It isn’t hard to understand why infrastructure deals (the sale of government owned assets to private investors) are inherently a ripoff. We’ve had such a vogue for private contracting that a lot of services that are almost certainly more cheaply run by the government (e.g., logistical support for the military as proven by Iraq profiteering by Blackwater) that it’s a pretty safe assumption that most assets now held by government bodies are the the sort of thing that it makes sense for the government to own: high cost to build, long lived, not terribly complex to maintain assets.
Infrastructure investors like to see returns in the mid to upper teens. The deals are complicated to put together, so the fees are high. The deal needs to generate enough to pay the fees and generate the required returns. Since it is pretty much impossible to run something like a parking meters “smarter”, the usual course of action is a combination of increasing charges to the users (taxpayers who in the past used it for free or much less) and cut maintenance costs.
The Sydney-based investment bank Macquarie pioneered this business. Reader Crocodile Chuck pointed us to one of its latest capers. From the Sydney Morning Herald:
Australian investors are being accused of highway robbery by motorists in Virginia who blame Macquarie Group for what they say are exorbitant road tolls….
The complaints have been taken up by a member of the US Congress and Virginia’s transport authorities who have agreed to set up a committee to look at ways of making the 22-kilometre Dulles Greenway “more user-friendly”.
But the prospect for lower tolls is poor. The road, one of the most expensive in the US, charges up to $US5.25 for car journeys but has not paid a dividend to its owner, Macquarie Atlas Roads, for the past three years. Some residents and local companies have boycotted the road – choosing traffic jams on alternative routes – and week-day traffic volumes fell 3 per cent last year. Despite this, toll increases helped lift income by 1.8 per cent.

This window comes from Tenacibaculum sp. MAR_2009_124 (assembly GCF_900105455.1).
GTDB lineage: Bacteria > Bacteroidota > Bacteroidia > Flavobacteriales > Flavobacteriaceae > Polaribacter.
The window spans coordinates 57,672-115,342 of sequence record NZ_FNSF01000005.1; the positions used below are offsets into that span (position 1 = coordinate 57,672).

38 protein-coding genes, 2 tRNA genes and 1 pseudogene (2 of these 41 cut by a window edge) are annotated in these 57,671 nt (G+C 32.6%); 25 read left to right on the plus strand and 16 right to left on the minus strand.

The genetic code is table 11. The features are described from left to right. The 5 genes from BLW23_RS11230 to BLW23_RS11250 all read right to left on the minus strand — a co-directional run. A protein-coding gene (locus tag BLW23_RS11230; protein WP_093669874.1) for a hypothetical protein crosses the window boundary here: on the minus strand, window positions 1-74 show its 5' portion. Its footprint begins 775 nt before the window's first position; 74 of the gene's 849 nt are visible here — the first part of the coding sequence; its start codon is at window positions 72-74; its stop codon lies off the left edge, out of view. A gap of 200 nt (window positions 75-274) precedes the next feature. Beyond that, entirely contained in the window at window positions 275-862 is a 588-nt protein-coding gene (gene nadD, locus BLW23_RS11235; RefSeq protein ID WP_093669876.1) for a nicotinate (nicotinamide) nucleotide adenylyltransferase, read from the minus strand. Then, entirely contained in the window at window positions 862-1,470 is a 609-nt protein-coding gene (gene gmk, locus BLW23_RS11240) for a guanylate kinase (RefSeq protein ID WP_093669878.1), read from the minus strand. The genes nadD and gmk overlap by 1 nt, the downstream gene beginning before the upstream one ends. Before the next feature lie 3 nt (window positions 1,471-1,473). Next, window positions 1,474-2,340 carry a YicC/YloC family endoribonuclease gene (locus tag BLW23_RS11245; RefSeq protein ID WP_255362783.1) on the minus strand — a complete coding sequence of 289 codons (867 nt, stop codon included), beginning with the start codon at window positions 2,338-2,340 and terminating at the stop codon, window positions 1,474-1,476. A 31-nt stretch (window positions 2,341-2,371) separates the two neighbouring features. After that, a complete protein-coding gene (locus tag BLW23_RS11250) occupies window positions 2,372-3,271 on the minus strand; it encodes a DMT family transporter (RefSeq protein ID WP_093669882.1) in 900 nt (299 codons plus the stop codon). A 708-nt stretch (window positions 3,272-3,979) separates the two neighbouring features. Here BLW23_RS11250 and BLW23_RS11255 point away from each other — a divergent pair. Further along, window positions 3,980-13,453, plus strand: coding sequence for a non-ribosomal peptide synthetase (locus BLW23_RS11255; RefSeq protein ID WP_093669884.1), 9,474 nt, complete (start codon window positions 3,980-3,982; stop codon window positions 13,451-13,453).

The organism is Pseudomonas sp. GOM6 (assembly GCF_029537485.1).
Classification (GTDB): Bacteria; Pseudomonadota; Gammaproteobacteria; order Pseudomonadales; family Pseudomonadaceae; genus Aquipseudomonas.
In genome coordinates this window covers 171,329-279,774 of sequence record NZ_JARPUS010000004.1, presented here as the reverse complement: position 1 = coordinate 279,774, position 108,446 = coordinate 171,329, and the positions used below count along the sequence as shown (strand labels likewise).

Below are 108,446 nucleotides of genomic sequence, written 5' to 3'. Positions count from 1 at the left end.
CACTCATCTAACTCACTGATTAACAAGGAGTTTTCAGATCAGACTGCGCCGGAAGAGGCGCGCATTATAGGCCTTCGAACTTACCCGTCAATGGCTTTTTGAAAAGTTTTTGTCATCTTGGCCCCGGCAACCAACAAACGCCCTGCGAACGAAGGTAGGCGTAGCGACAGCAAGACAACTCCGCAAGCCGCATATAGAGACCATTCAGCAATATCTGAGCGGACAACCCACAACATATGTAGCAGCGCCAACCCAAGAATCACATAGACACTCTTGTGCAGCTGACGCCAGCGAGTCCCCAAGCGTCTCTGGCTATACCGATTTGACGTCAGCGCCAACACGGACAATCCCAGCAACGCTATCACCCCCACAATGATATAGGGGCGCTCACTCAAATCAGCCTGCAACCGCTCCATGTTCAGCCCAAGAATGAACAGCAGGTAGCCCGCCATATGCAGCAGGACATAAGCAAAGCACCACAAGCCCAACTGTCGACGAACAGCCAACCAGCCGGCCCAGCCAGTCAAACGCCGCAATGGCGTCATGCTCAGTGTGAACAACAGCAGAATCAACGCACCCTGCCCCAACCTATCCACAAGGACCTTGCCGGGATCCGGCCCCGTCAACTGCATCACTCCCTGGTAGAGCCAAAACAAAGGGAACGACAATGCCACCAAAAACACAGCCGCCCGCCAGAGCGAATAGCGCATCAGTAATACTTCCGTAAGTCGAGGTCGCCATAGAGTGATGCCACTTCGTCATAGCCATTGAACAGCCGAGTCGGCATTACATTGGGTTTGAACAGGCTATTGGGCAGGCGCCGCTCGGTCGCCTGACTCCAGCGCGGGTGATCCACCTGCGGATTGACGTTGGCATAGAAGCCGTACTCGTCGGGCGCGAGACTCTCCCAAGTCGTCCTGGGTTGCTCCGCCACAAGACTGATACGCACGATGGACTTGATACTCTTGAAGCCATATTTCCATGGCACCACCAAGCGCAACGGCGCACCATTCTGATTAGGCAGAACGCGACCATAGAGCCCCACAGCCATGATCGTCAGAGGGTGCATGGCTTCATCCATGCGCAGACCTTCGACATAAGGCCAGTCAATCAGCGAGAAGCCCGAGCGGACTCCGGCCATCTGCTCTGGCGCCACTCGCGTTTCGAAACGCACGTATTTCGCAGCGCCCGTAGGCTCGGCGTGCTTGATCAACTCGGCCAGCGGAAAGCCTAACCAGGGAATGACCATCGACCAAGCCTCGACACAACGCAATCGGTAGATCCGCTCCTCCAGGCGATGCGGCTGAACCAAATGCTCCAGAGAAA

Now the Macquarie investors were required to make some front loaded investments in the road as a condition of the transaction. But the aggressive fee increases have resulted in a serious reduction in service quality via the toll road being underutlized (and perceived as a ripoff even by those who do use it), which leads to the redistribution of traffic onto other roads, imposing costs on drivers making trips that wouldn’t have the toll road as a logical option (ie, the tolls impose costs on drivers who didn’t use that route in the normal course of affairs pre the toll rise). But no one was savvy enough to require that they allow for distance based metering, which the owner won’t put in unless subsidized:
But a prime criticism of the Dulles Greenway is that it does not incorporate distance pricing that would allow it to charge less for short trips. In some cases travelling barely two kilometres attracts the maximum toll. The road has few electronic tag readers and relies heavily on cash collection points.
But TRIP II’s [CEO Tom] Sines says that adding more electronic toll points would cost an estimated $US6.5 million, while distance tolling could ultimately hurt revenues. He says the company might be interested if authorities pitched in upfront and were willing also to “backstop against any lost revenue”.
Note that the current tolls and any increases must be approved by the Virginia State Corporation Commission. But the sorry reality is that having entered into a misguided, short-sighted pact, the locals have no ready way to exit or redo this deal.